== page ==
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Ben Nadel at cf.Objective() 2009 (Minneapolis, MN) with: Mark Mandel
Ben Nadel at cf.Objective() 2009 (Minneapolis, MN) with: Mark Mandel ( @Neurotic )

Array.Sort() Operator Must Return INT-Sized Result In Lucee CFML 5.3.4.80

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A few weeks ago, I wrote about using Subtraction to power the Array Sort operator in Lucee CFML. This has become my go-to approach for sorting arrays. However, yesterday, I ran into an edge-case in which Subtraction was throwing an error. It turns out, the number returned from the array.sort() operator has to fit into a Java int in Lucee CFML 5.3.4.80.

At InVision, when generating API responses, we usually convert Date/Time objects into UTC milliseconds so that the client-side / JavaScript code can create localized Date objects with a simple constructor call:

new Date( utcMilliseconds )

In my case, I had a list of Projects that needed to be sorted by date. And, since I had already converted the DateTime value into UTC milliseconds (for use in an API response), I went about trying to sort the projects using Subtraction:

<cfscript>

	// In our API responses, we return Date/Time stamps as UTC Milliseconds so that the
	// client-side code can simply do "new Date( utcMilliseconds )" and create a Date
	// object in the user's local timezone.
	projects = [
		{
			id: 1,
			name: "Really old project",
			createdAt: createDate( 2015, 12, 15 ).getTime() // 1450155600000
		},
		{
			id: 500,
			name: "Recent project",
			createdAt: createDate( 2019, 10, 30 ).getTime() // 1572408000000
		},
		{
			id: 1000,
			name: "Current project",
			createdAt: createDate( 2020, 02, 26 ).getTime() // 1582693200000
		}
	];

	projects.sort(
		( a, b ) => {

			// Sort the projects by CREATED DATE DESC (with most recent dates at the
			// top of the resultant array).
			// --
			// Ex: a: 2020, b: 2015
			// Result: ( (b)2015 - (a)2020 ) => -5 => (a) is sorted first.
			return( b.createdAt - a.createdAt );

		}
	);

	dump( projects );

</cfscript>

When I run this code, however, I was getting the following ColdFusion error:

Lucee sort error: invalid call of the function ArraySort, second Argument (function) is invalid, return value of the function [lambda_6i] cannot be casted to an integer.

invalid call of the function ArraySort, second Argument (function) is invalid, return value of the function [lambda_6i] cannot be casted to an integer.

Can't cast Object type [Number] to a value of type [integer]

arraysort(array:object, sorttype_or_closure:object, [sort_order:string, [locale_sensitive:boolean]]):boolean

The problem, as best I can tell, is that when I subtract one UTC millisecond value from another, I end up with a value that doesn't fit into a regular Java int. So, for example, one of the operator calls in the above code will result in the falling maths:

return( 1572408000000 - 1450155600000 )

... which gives us the value (with commas), 122,252,400,000. A signed Java int can only hold +/- (with commas) 2,147,483,647. As such, our mathematical result is too large by many billions.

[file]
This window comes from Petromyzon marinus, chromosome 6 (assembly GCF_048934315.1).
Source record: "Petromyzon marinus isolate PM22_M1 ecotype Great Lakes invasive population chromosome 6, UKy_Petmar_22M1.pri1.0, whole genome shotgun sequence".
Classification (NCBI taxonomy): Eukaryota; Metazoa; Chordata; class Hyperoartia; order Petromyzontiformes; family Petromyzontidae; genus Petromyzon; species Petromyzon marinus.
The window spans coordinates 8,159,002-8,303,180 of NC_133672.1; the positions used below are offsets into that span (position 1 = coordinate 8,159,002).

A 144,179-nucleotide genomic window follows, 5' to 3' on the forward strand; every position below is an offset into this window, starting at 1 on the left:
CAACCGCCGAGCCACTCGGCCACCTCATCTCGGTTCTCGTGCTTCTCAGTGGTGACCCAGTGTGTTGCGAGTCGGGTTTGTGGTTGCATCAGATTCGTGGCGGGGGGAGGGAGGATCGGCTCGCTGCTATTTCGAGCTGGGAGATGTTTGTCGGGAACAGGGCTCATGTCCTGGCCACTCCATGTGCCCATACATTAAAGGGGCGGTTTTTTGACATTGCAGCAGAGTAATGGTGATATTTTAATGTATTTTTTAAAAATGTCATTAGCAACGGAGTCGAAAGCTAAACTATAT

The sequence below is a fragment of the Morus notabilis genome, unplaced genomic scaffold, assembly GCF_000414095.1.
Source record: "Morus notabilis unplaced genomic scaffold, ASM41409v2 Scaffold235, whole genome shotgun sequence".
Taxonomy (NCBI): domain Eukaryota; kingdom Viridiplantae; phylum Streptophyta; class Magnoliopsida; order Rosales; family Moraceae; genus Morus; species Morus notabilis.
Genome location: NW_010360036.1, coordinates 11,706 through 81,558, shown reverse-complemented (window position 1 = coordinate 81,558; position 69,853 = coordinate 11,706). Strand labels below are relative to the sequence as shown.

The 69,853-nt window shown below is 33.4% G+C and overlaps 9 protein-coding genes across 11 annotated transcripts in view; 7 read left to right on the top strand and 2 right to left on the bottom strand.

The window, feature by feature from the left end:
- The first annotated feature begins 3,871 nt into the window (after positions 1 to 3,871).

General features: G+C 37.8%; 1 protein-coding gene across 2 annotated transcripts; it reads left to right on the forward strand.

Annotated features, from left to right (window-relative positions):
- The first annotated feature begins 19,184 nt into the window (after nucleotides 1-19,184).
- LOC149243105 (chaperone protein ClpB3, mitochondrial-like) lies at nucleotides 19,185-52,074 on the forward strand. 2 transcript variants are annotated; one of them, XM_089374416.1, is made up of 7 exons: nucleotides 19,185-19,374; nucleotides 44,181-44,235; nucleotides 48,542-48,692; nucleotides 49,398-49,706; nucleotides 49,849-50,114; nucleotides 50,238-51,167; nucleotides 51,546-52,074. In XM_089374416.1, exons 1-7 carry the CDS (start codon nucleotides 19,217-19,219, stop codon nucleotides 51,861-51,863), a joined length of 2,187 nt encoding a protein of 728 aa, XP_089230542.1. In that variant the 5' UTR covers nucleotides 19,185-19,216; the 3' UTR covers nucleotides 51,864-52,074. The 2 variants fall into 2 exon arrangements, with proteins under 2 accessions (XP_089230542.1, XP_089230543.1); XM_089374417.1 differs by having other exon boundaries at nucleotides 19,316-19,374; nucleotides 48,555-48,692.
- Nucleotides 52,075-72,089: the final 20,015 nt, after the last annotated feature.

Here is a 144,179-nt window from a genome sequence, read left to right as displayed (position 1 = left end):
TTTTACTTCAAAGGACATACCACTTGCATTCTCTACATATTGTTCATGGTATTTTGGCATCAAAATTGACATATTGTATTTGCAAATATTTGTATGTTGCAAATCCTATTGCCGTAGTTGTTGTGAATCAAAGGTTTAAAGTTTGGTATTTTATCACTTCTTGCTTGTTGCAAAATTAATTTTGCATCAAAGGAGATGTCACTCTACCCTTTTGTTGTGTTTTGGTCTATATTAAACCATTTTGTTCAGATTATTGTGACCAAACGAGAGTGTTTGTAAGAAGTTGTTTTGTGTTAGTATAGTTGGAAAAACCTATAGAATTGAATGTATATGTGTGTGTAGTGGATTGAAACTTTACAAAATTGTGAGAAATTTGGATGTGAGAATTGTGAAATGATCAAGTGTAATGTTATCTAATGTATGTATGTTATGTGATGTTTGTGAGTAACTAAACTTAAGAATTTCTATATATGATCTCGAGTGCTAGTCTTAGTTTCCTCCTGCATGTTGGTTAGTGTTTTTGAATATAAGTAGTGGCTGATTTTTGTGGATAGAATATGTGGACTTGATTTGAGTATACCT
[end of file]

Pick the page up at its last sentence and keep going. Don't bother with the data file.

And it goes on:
To fix this issue, I am simply reverting back to a more deterministic set of operator responses:

<cfscript>
	
	// .....

	projects.sort(
		( a, b ) => {

			if ( a.createdAt == b.createdAt ) {

				return( 0 );

			}

			// Sort the projects by CREATED DATE DESC (with most recent dates at the
			// top of the resultant array).
			return( ( b.createdAt < a.createdAt ) ? -1 : 1 );

		}
	);

	// .....

</cfscript>

This requires a bit more code; but, reduces the set of possible return values to -1, 0, and 1, which we know will always fit into the underlying Java int. And, if we re-run the ColdFusion code with this updated sort operator, we get the following output:

Array with UTC milliseconds sort in descending order.

I still like the idea of using Subtraction to power the array.sort() operator in Lucee CFML; however, it's good to know that this approach comes with some caveats. Namely that the return value must fit into a Java int. I imagine that I'll only ever run into this issue when sorting arrays based on UTC milliseconds, since I'm not sure how else I would be dealing with such large numbers. In those cases, I can just fallback to using more traditional logic.

Want to use code from this post? Check out the license.

Reader Comments

55 Comments

I found a bug in Lucee after playing with your example, I would like to be able to label anonymous functions like in javascript, coz that [lambda_6i] is a bit confusing.

I tried defining a name for the component, but Lucee barfs, ACF is fine

function ( a, b ) name="comparator", throws name cannot be defined twice
https://luceeserver.atlassian.net/browse/LDEV-2792

15,377 Comments

@Zac,

Oh, that's interesting! It would never have even occurred to me that you could try to name a function using the meta-data after the function signature. But, I guess can we do that kind of thing with localMode and other constructs, so it makes sense. Good find :)

15,377 Comments

@Brad,

Ah, :face-palm: -- I am so used to using .sort() in JavaScript, it didn't occur to me that the it might be documented differently in ColdFusion / Lucee. I am sure that I read the docs, but I probably glossed right over it. And JavaScript is explicitly documented to be loosey-goosey with the values, ex from Mozilla Developer Network:

If compareFunction(a, b) returns less than 0, sort a to an index lower than b (i.e. a comes first)....

etc.

Thanks for pointing out that Lucee has more explicitly documented constraints. Though, as you point out, it actually does work to some degree.

15,377 Comments

@Adam,

Oh chickens! I don't think I've ever even seen the sgn function! Ha ha, no doubt this has been there since like ACF 7 or something and I just never saw it (or, if I did, wouldn't have know what it was useful for).

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